by Doctor Science
I'm back from our Thanksgivukkah trip to Georgia, to get together with my husband D's 3 siblings and their children (there are 2 each). We haven't been all gathered as a family since their mother passed away almost 10 years ago, so this was quite a big deal.
Though they grew up in the Atlanta suburbs, we didn't gather there -- we rented a couple of cottages on Tybee Island for the holiday. Our nuclear family flew into ATL on Tuesday, and back on Sunday; we rented a car and drove down to Tybee.
Neither D nor I had ever been to coastal Georgia before, and I'd only been as far south as Macon (D's late father's home town) once.
As I've said before, I love seeing how the landscape -- the forms of land, vegetation, and houses -- changes as you travel. The trip from Atlanta (in the Piedmont) through Macon (on the Fall Line) to Savannah and the Georgia coast is naturally parallel to the familiar trip from central New Jersey to the Jersey shore, but with many interesting differences.
In the first place, the segment from ATL to Macon was much less agricultural than I expected. There were also a number of patches of forest on either side of the road that seem to have burned within the last few years -- I hadn't realized Georgia had this much of a wildfire problem.
If you compare Georgia's terrain to a similar trip across NJ, from Bridgewater (Piedmont) to Trenton (Fall Line) to Brigantine (ocean), you can maybe see that the area just oceanward of the Fall Line in NJ is extremely fertile, with a dense checkerboard of farms -- a mix of maize, soybeans, and vegetables, for the most part. As you get closer to the shore, you hit the sandy-soiled Pine Barrens, where farms do poorly and wildfires are indeed a hazard.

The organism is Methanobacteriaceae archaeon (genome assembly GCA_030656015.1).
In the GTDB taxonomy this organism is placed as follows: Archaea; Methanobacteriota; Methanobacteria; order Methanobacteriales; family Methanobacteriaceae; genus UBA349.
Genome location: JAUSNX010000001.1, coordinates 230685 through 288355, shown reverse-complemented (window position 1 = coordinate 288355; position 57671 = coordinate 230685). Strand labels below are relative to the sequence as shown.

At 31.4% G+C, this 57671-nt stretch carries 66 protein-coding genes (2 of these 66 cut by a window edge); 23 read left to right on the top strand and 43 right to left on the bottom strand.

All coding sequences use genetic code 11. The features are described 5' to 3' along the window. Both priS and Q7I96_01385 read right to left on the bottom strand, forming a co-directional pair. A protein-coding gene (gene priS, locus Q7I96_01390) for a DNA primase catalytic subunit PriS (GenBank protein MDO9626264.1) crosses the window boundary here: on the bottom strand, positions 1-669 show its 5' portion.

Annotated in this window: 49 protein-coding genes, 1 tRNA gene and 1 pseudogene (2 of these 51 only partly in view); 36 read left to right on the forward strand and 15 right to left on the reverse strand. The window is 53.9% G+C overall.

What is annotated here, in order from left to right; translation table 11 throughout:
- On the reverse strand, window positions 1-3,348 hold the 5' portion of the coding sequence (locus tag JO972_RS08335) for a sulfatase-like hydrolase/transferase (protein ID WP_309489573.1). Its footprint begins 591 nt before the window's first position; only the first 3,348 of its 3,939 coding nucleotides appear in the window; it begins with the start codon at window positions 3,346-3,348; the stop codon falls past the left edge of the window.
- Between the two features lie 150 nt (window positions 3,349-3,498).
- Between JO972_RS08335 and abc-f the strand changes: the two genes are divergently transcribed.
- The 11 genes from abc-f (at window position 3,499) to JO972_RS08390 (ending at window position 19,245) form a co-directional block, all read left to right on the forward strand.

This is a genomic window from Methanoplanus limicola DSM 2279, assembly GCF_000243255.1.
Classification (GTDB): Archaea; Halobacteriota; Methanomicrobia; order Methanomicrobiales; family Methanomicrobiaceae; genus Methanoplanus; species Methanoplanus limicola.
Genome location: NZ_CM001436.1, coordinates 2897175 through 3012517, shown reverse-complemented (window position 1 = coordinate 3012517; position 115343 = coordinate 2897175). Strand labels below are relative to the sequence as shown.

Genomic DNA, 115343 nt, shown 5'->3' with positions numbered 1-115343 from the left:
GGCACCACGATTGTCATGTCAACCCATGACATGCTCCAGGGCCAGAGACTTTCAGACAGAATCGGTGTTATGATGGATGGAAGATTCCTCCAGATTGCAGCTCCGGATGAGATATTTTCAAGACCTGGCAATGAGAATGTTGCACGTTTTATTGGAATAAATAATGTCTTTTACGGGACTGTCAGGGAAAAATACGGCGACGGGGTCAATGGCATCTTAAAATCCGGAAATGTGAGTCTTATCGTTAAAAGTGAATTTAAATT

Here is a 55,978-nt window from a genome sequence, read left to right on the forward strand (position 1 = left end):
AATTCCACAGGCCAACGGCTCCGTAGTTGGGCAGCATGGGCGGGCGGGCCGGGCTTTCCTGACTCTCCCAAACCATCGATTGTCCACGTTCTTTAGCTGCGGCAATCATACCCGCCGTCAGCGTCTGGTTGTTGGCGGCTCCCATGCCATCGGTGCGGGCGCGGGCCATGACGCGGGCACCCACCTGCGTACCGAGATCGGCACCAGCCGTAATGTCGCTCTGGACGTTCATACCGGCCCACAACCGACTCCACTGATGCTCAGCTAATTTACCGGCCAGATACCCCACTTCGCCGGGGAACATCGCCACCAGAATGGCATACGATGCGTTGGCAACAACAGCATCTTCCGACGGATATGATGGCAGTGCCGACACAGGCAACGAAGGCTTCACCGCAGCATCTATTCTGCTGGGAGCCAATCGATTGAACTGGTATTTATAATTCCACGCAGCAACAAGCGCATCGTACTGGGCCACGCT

In Georgia, in contrast, it was only after we'd been past Macon for a bit that we began to see lots of agriculture. At first I couldn't figure out what I was seeing, because it didn't look like any of the crops I'm familiar with:
Yes, those were cotton fields, which had probably just been harvested. The plants seem to be much shorter than historical photos had led me to expect. Also, mechanical pickers sure seem to leave a lot of cotton in the field.
What I didn't see was recognizable fields of corn, soybeans, or vegetables, nor did I see any peach orchards. There might have been peanut fields, I don't really know what they look like.
But I did recognize at least *one* plant I'd never seen before: Spanish Moss! Though at very first glance I thought it might be some kind of insect problem, I quickly realized what I was seeing. I hadn't known that Spanish Moss would be so very gray and dusty-looking in reality, nor had I realized that Live Oak trees are all so naturally dark and twisty. When we drove through Savannah, the family agreed that Southern Gothic fiction is a natural response to this environment. A+ creepy, would haunt again.
On Friday afternoon we all went to Savannah for sight-seeing and random shopping -- which the participants mostly spent at Goodwill. The four of us in my nuclear gang went to Colonial Park Cemetery, where we were dumped by the cemetery non-lovers, but we had a *great* time. D talked about Death's Head, Cherub, Urn and Willow designs, as we found examples of all the forms. We also had fun finding and deciphering the most interesting inscriptions, speculating about the lives of the people they memorialize. Jacob R. Taylor (died 1811) was one of our favorites:
Good stuff! They don't write 'em like that any more.who in the 19th year of his age
when unarmed and peaceably walking the streets of
was on the evening of the 11th of November, 1811,
attacked and inyhumanly decimated
by an army of banditi
belonging to the crews of the French Privateers
La Vengeance and La Franchise.
Rest infinite youth far from thy friends inurnd
by strangers honourd and by strangers mourned.
Though thy lone turf no kindred drops can lave
Yet virtue hallows with her tears thy grave.